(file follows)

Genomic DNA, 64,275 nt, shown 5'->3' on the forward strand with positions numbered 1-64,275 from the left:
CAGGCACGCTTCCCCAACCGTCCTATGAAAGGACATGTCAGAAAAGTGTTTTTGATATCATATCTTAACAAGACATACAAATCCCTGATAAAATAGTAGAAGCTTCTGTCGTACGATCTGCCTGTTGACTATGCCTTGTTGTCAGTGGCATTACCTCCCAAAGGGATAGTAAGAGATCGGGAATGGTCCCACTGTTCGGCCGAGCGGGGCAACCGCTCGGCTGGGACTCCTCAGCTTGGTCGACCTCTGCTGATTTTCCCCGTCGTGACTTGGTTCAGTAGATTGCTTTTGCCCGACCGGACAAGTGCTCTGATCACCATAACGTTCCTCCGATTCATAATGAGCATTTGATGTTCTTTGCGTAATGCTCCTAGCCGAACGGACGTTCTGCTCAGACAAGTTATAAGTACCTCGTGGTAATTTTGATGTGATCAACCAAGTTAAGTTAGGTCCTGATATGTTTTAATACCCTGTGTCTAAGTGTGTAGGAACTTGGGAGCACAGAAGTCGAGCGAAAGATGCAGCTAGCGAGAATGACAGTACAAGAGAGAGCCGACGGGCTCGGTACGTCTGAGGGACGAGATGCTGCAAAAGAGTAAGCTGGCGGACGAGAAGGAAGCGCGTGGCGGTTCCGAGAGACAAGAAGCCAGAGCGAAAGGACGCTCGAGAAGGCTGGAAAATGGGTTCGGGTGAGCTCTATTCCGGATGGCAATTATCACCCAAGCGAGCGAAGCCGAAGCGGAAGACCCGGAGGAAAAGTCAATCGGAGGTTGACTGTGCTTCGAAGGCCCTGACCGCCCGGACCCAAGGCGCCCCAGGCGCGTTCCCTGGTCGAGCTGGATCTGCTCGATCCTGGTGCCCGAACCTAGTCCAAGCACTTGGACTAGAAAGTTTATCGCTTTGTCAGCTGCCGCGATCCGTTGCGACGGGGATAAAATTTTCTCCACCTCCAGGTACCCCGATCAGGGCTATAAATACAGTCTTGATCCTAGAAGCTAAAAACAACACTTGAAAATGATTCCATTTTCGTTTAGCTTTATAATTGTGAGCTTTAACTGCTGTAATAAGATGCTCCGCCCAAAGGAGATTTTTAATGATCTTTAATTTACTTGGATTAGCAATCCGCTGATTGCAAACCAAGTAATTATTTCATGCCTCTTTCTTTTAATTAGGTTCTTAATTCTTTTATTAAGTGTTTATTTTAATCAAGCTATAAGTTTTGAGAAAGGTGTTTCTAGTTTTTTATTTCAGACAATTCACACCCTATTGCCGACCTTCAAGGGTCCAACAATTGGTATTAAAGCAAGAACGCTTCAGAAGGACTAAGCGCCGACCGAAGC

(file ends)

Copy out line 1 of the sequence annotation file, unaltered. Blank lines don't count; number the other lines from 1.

Genomic DNA, 64,275 nt, shown 5'->3' on the forward strand with positions numbered 1-64,275 from the left: